Staff Publications

Staff Publications

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    'Staff publications' is the digital repository of Wageningen University & Research

    'Staff publications' contains references to publications authored by Wageningen University staff from 1976 onward.

    Publications authored by the staff of the Research Institutes are available from 1995 onwards.

    Full text documents are added when available. The database is updated daily and currently holds about 240,000 items, of which 72,000 in open access.

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Record number 432488
Title Feed intake, rather than digestion is the growth limiting factor in poor performing piglets
Author(s) Paredes Escobar, S.P.; Awati, A.A.; Jansman, A.J.M.; Hees, H.M.J. van; Verstegen, M.W.A.; Gerrits, W.J.J.
Source In: Digestive Physiology of Pigs, book of abstracts, Keystone, CO, USA, May 29 - June 1, 2012. - Keystone, Co, USA : - p. 121 - 121.
Event Keystone, Co, USA : XII International symposium on digestive physiology of pigs, Keystone, CO, USA, May 29 - June 1, 2012, 2012-05-29/2012-06-01
Department(s) Animal Nutrition
LR - Animal Nutrition
WIAS
Publication type Abstract in scientific journal or proceedings
Publication year 2012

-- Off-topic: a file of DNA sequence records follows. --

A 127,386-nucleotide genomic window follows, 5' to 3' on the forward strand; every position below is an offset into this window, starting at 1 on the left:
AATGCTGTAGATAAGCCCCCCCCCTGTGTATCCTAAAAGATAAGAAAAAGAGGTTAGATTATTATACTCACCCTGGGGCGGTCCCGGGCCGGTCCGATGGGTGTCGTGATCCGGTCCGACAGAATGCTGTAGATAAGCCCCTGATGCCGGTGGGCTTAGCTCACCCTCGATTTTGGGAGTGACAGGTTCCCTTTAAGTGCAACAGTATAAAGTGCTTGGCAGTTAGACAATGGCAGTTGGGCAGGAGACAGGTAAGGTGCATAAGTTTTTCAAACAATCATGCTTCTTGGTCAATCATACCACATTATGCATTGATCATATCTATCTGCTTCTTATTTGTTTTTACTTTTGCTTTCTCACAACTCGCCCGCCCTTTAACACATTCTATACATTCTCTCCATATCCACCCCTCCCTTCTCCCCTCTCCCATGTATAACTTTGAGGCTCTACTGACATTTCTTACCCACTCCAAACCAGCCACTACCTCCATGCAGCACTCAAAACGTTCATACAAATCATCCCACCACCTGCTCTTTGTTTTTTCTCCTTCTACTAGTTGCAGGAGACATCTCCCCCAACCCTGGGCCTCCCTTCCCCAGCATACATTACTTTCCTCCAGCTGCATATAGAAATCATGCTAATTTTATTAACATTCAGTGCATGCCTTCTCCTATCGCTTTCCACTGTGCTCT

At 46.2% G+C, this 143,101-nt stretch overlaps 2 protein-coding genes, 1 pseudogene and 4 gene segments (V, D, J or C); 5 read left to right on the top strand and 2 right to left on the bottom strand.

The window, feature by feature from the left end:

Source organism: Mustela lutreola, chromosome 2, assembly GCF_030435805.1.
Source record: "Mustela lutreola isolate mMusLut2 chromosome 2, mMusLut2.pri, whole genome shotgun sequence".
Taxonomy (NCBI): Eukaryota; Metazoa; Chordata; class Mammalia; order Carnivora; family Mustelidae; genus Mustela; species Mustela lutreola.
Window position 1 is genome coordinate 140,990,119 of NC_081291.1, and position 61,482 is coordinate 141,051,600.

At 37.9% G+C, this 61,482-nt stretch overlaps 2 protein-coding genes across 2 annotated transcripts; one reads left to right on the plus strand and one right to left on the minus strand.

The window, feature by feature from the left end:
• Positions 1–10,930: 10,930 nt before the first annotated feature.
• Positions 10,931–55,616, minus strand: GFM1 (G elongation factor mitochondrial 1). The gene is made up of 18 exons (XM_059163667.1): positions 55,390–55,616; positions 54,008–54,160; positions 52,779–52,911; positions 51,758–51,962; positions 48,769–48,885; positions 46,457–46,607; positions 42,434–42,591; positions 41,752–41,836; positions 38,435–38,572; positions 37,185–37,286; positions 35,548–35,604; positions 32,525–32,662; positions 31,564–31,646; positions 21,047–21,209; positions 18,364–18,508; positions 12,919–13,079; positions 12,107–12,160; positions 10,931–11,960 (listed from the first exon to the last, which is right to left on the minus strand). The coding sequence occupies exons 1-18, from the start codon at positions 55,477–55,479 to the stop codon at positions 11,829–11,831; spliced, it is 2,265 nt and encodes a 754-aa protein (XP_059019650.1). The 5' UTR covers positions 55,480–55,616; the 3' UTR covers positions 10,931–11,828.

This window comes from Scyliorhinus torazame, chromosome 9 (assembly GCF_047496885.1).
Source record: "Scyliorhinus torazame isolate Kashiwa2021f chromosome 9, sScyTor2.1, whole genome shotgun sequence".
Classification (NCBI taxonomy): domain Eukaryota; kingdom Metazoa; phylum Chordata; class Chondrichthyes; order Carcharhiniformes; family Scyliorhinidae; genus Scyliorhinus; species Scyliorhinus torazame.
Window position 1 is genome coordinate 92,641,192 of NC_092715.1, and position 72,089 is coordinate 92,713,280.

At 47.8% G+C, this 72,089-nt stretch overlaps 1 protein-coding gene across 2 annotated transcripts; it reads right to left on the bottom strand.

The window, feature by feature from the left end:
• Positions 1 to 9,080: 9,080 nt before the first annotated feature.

Abstract Variation in body weight gain during the nursery period has a large economic impact in pig production. Understanding the reasons for variation in animal performance and the factors that limit growth could result in management strategies to reduce this variation. To this aim, 2 distinct sub populations (Poor performers, P; High performers, H) of clinically healthy pigs were selected at 3 weeks post weaning (~6 weeks of age) based on an equation including BW at birth, weaning, 3 wk post weaning and sex. At 6 wk of age, P pigs (6.8 kg BW, SE 0.14) and H pigs (12.2 kg BW, SE 0.14), were housed individually in a high hygiene research facility and provided with high quality palatable diet (175 g/kg CP; 10.6 MJ NE; 13.5 g/kg AID Lys) until 10 wk of age. Pigs had ad libitum access to feed and water. Apparent ileal (slaughter) and total tract nutrient digestibility were measured. It was observed that fractional growth rate (i.e., ADG expressed as percentage of mean BW) was lower for H pigs than for P pigs (3.0 vs 3.3%; P <0.01). ADFI was higher for H pigs (275 g/d higher; P <0.001) than for P pigs throughout the 4 wk experimental period, while feed efficiency was not different. At the end of the experimental period, H pigs were heavier compared with P pigs (30 vs. 19 kg BW), had greater body length (73 vs. 62 cm) and head circumference (49 vs. 43 cm), all P <0.05. Apparent ileal digestibility (0.78, 0.80 and 0.81 for DM, GE and N, respectively) and total tract digestibility (0.87, 0.87 and 0.84 for DM, GE and N, respectively) were similar for P and H pigs. In conclusion, when compared with high performers, piglets identified as poor performers continued their poor performance during individual housing and optimized rearing conditions until 10 wk of age. The substantial difference in BW at 10 wk was related to differences in feed intake rather than to digestive utilization or feed conversion efficiency. We can deduct from these observations that the determinants for body weight at the end of the nursery period are already set during the first weeks of life.
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